I started serious Investing Journey in Jan 2000 to create wealth through long-term investing and short-term trading; but as from April 2013 my Journey in Investing has changed to create Retirement Income for Life till 85 years old in 2041 for two persons over market cycles of Bull and Bear.

Since 2017 after retiring from full-time job as employee; I am moving towards Investing Nirvana - Freehold Investment Income for Life investing strategy where 100% of investment income from portfolio investment is cashed out to support household expenses i.e. not a single cent of re-investing!

It is 57% (2017 to Aug 2022) to the Land of Investing Nirvana - Freehold Income for Life!

Click to email CW8888 or Email ID : jacobng1@gmail.com

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This blog is authored by an old multi-bagger blue chips stock picker uncle from HDB heartland!

"The market is not your mother. It consists of tough men and women who look for ways to take money away from you instead of pouring milk into your mouth." - Dr. Alexander Elder

"For the things we have to learn before we can do them, we learn by doing them." - Aristotle

It is here where I share with you how I did it! FREE Education in stock market wisdom.

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Wednesday, 13 July 2011

Investing Made Simple by Uncle8888 (19)

Read? Investing Made Simple by Uncle8888 (18)

In Uncle8888 series (16) - How to invest and make big money in the stock market?

The key learning point is "Men who can both be right and sit tight are uncommon."

Uncle8888 also mentioned "Buy and Hold is Dead".

  1. Men who can both be right and sit tight are uncommon.
  2. Buy and Hold is Dead.
Two questions arise from the above two statements.

  1. Does these two statements contradict each other?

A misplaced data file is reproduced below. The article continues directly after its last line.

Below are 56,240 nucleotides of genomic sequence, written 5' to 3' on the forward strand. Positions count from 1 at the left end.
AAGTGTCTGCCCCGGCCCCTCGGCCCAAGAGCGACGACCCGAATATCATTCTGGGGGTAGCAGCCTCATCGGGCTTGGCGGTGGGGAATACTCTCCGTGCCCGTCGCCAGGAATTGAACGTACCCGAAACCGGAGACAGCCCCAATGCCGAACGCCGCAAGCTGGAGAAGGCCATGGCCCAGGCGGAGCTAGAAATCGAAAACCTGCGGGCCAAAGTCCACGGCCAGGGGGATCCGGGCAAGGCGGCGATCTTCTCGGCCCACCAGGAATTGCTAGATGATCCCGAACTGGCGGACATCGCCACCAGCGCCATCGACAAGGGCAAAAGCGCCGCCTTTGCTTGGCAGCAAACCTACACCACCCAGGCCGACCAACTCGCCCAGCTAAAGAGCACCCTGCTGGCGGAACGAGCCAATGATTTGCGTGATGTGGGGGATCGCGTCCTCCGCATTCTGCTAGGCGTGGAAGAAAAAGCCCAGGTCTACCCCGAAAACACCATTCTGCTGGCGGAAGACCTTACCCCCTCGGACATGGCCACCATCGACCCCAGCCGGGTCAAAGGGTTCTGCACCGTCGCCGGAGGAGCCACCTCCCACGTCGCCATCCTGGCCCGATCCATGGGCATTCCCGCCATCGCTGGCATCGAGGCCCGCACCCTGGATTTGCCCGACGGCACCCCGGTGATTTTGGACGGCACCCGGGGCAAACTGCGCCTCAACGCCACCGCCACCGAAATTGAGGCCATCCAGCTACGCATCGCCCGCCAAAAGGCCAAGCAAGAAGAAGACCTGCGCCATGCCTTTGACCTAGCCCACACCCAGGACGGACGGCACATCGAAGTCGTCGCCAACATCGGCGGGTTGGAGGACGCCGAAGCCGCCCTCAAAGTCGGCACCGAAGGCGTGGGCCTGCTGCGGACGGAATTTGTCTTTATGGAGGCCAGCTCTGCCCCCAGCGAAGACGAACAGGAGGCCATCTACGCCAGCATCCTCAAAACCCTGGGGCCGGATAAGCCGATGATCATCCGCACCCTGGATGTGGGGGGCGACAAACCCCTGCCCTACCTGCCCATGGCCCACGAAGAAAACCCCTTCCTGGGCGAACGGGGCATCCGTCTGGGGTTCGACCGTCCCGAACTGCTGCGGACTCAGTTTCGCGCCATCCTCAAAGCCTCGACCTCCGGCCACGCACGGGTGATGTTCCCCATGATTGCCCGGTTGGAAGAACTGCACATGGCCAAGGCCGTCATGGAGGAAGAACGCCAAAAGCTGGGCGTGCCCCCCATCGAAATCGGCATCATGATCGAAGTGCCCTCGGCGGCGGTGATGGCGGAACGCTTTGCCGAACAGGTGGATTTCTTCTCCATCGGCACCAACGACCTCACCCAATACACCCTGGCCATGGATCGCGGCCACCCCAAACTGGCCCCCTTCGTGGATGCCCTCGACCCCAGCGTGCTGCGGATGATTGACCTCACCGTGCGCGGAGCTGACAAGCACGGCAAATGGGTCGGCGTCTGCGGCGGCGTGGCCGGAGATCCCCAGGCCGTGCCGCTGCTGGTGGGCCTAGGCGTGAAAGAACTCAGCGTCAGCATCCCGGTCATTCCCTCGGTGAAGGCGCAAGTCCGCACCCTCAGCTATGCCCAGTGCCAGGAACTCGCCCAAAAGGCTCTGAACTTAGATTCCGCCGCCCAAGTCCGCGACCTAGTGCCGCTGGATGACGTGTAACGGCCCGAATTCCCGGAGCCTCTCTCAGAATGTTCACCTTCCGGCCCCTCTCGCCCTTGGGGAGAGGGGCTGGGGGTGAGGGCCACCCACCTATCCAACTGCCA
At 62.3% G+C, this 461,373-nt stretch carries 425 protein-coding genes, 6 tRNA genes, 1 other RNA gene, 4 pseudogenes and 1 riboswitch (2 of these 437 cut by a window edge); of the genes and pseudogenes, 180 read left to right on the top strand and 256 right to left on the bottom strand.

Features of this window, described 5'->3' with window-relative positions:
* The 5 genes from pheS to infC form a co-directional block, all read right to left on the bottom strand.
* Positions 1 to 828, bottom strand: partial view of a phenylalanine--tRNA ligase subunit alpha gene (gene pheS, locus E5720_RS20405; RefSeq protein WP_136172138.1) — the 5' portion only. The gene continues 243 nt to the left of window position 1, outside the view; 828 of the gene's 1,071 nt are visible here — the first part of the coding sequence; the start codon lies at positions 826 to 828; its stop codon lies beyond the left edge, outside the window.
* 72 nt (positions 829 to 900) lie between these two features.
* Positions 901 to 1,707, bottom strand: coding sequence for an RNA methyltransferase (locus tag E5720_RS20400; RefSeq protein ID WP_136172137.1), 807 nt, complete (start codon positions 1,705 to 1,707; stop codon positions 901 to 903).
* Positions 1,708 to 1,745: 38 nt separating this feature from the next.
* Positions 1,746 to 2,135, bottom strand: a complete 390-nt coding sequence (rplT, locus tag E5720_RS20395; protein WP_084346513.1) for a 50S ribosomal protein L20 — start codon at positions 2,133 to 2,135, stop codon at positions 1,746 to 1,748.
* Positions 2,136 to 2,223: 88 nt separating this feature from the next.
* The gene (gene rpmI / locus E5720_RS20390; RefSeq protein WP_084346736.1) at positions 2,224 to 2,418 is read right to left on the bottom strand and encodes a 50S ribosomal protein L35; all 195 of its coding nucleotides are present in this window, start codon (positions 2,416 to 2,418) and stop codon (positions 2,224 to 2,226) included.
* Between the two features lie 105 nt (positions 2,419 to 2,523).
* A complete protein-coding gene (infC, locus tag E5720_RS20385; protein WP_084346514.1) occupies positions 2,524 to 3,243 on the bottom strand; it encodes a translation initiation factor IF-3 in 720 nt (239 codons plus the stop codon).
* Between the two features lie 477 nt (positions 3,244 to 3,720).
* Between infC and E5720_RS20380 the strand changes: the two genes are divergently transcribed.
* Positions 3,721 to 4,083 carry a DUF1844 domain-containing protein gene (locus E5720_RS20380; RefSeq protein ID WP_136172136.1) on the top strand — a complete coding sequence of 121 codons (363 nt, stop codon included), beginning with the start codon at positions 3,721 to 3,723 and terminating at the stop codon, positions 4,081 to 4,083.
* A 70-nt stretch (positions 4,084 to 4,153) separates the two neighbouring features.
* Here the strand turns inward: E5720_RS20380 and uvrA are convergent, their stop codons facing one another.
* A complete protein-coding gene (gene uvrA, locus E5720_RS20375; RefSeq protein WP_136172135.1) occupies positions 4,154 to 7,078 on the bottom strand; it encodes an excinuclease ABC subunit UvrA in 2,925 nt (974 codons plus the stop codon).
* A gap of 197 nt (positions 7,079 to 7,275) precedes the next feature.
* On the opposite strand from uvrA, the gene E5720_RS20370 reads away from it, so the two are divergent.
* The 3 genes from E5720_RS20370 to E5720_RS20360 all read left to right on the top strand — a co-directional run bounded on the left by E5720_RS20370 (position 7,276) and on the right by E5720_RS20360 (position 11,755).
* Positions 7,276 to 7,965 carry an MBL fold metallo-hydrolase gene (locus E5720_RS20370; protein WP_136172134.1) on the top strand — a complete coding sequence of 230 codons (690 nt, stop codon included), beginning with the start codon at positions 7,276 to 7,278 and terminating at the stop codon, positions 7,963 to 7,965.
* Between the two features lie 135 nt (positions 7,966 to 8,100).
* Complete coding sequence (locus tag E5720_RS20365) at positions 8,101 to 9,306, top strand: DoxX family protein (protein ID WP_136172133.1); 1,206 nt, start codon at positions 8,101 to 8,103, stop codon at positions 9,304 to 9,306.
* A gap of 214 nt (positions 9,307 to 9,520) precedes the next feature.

2. Is statement No 1 useless advice?  (Brolp said: it's useless advice actually - when right sit tight. It's almost like saying when it's raining, bring an umbrella.)
The answers are:
  1. The two statements do not contradict each other.
  2. It is useful advice.
How does Uncle8888 know that when he is right and sit tight?

There are two conditions. Both conditions must be met before he can consider he is right.

Condition No 1: Early Bull in the Bull Market.
Condition No 2: Stock price doesn't look back at his purchase price level during correction.

If stocks are not bought during early bull in the Bull Market, the stocks will be eventually sold at the desired profit goal. In this sense, Buy and Hold is Dead if Condition No 1 is not there.

Even if stocks are bought during early bull in the Bull Market e.g. in early 2009; but subsequently the stock price corrected to near or fall below the original purchase. The stocks will be eventually sold for profits.

Only when both conditions are fully met Uncle8888 will know that he is right and will sit tight.

Do anyone think that the current market is an early bull in the Bull Market?

No. Right? So all stocks bought by Uncle8888 during this period are meant for sale.